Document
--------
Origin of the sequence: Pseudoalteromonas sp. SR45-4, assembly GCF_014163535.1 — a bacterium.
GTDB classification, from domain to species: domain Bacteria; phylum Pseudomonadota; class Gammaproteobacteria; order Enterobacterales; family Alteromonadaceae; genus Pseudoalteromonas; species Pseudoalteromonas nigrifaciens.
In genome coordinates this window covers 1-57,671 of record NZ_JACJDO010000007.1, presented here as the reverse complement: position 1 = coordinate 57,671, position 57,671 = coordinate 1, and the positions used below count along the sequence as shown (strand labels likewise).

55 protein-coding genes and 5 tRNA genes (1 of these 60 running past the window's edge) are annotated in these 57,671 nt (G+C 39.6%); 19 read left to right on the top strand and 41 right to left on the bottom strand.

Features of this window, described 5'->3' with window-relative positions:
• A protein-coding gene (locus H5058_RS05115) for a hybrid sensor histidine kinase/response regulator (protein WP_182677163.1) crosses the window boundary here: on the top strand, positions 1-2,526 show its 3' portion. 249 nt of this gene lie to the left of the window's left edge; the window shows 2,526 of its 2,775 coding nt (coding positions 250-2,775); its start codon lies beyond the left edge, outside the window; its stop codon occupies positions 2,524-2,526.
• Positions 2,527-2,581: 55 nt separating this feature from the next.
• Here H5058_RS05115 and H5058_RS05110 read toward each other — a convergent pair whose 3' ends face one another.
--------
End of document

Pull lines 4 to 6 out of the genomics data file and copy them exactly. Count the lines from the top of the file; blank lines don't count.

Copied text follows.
55 protein-coding genes and 5 tRNA genes (1 of these 60 running past the window's edge) are annotated in these 57,671 nt (G+C 39.6%); 19 read left to right on the top strand and 41 right to left on the bottom strand.

Features of this window, described 5'->3' with window-relative positions:
• A protein-coding gene (locus H5058_RS05115) for a hybrid sensor histidine kinase/response regulator (protein WP_182677163.1) crosses the window boundary here: on the top strand, positions 1-2,526 show its 3' portion. 249 nt of this gene lie to the left of the window's left edge; the window shows 2,526 of its 2,775 coding nt (coding positions 250-2,775); its start codon lies beyond the left edge, outside the window; its stop codon occupies positions 2,524-2,526.